Here is how I beat the gorilla.
When the gorilla enters throwing phase, move almost directly under it. When you're that close, the randomly generated rock arcs are much more tightly grouped, and their near-verticality actually gives you a chance to predict where they'll land and dodge accordingly. It's best for the gorilla to be on the left wall, meaning you hit it out of Running Phase while it's on the right half of the room. It's alright if you can't get it there, but the doorway you came in from gives you a bit of extra leeway to make the shots almost perfectly vertical. This isn't an automatic win, but it at least makes the fight possible. On my second playthrough, I managed to beat the gorilla in only four tries with this strategy.
I was initially not very impressed by Chase of Boxes, but as with many things, writing this review made me realize that it was better designed than it seemed to me ten days ago, triumphantly celebrating the death of the gorilla. You could find a few different lessons in this—don't judge a book by its cover, don't underestimate eight years of browser game design experience, write an in-depth review of every piece of media you consume—but the one I am choosing to take away is that I should not play little browser game puzzle platformers at 3:30AM if I am not prepared to get my ass kicked by small gorillas.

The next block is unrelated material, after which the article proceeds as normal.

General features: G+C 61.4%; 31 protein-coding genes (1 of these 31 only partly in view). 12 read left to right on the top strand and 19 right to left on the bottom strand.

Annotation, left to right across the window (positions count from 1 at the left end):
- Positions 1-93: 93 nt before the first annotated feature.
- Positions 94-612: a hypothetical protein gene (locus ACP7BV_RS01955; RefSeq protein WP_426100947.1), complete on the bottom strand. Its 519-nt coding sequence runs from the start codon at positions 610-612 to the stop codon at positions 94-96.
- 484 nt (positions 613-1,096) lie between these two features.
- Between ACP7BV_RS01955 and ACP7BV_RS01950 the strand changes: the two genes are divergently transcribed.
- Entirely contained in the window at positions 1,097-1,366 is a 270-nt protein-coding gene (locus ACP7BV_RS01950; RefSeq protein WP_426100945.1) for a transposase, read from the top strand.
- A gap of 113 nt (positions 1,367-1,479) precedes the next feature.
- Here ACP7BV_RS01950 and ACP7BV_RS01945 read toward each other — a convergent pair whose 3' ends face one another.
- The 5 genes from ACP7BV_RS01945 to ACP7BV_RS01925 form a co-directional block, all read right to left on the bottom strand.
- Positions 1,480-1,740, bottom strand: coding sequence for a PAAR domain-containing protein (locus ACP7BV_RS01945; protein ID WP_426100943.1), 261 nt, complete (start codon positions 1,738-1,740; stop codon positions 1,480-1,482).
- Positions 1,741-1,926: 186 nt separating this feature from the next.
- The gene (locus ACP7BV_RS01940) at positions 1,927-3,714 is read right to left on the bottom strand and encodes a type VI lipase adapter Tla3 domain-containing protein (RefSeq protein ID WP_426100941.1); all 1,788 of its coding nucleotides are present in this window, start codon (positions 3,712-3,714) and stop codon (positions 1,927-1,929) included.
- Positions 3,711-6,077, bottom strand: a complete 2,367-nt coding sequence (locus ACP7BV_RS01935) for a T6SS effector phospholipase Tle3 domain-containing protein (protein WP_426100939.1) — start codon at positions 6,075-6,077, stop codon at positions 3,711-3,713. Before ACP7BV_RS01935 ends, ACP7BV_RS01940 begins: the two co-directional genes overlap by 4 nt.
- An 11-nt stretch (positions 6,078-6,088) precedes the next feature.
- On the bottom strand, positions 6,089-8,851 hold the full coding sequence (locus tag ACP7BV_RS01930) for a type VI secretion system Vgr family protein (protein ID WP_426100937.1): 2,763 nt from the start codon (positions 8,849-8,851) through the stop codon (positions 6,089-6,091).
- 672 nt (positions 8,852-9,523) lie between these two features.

Experience: 2 full playthroughs, 50+ gorilla fight attempts, uncountable hours playing other little browser game puzzle platformers
Score: 1 special box, ripped from the cold, dead hands of a small gorilla